This proportion was unchanged from the previous survey in August 2009, indicating that investor appetite was unaffected by the initial rate rises.

The low rate of medium and high-density dwelling construction is largely attributable to tighter lending restrictions on development projects. BIS Shrapnel says it is uncertain as to how long it will be before lending restrictions are eased and, even if some improvement were to occur in the near future, it would be some time before supply improves as most medium and high-density dwelling projects take 12 to 18 months to complete.

BIS Shrapnel Senior Economist Jason Anderson says the forecast growth in rents will complicate the Reserve Bank of Australia's fight against inflation.

"Continued strong growth in residential rentals will limit the potential decline in underlying inflation measures," he says.

"Given that underlying inflation remains high, relative to the Reserve Bank of Australia's target range, we expect that the escalating shortage of rental properties will be a significant factor contributing to further interest rate rises.

"Higher interest rates would dampen the construction of new dwellings, exacerbate the housing shortage, and thereby place upward pressure on rentals. This dilemma is set to become much more evident during 2010."

BIS Shrapnel says the causes of escalating housing costs require close attention from governments at all levels. Australia is nearing the end of a decade where housing costs have risen far more sharply than the price of overall household good and services.

During the 1990s, the housing component of the Consumer Price Index (CPI) was flat, and did not contribute anything to inflation over the decade. However, over the ten years since the start of the millennium, the housing component of the CPI has risen by 56 per cent, which is well above overall CPI inflation of 36 per cent.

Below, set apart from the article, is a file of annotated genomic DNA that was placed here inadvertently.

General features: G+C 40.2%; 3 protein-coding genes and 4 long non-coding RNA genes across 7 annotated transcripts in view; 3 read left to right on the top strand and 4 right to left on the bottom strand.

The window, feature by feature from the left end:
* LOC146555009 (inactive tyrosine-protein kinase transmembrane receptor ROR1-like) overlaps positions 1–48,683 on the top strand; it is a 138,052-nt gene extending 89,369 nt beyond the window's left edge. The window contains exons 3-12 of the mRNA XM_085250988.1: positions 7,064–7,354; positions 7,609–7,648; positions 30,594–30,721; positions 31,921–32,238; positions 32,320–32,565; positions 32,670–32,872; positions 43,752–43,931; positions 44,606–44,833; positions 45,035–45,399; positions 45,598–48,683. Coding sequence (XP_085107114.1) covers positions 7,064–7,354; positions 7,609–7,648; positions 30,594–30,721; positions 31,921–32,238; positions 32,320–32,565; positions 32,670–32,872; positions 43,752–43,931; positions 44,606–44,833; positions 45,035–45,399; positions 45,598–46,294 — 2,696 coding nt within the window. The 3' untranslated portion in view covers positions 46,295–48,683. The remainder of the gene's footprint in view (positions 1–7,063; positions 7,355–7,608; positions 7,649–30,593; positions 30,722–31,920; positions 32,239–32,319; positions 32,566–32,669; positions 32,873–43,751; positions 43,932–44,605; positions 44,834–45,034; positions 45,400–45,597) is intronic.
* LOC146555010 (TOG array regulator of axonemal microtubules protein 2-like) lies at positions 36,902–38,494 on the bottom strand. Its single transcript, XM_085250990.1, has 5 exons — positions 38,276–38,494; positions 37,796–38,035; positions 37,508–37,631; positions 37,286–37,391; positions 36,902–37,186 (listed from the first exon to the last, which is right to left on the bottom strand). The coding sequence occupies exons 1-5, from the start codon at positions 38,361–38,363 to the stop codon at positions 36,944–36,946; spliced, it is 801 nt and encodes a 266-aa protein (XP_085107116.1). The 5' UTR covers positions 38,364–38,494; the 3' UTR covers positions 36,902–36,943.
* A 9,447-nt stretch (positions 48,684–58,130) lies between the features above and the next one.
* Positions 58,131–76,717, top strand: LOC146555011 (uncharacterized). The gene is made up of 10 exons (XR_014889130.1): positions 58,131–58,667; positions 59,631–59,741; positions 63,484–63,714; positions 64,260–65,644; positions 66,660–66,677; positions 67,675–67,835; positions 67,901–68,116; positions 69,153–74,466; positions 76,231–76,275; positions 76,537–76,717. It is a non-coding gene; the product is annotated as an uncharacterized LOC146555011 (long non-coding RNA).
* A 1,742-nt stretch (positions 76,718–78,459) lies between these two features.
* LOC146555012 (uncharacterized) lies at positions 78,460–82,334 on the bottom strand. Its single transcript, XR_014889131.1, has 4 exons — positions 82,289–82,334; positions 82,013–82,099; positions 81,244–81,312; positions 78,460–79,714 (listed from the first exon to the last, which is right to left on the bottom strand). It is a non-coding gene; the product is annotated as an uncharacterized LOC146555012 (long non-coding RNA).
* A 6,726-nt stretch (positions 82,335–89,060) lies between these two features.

"To put this in perspective, housing costs have jumped by more than the social `bads' of alcohol and tobacco, for which average prices have risen by 55 per cent over the decade, and are transparently affected by rising government levies," says Anderson.

"The burden of government charges and policies on housing are more indirect, but pervasive.

Both owner-occupiers and renters are being affected and unlike cigarettes and alcohol, housing is not a service that can be picked-up `duty free'."

Impact of climate change on coastal homes

Almost half a million existing Australian homes could be under water by 2100, according to a report released by the Department for Climate Change mapping the impacts of climate change on Australia's coastal communities.

The report - Climate Change Risks to Australia's Coasts - is the first continental scale mapping of residential buildings at risk from climate change.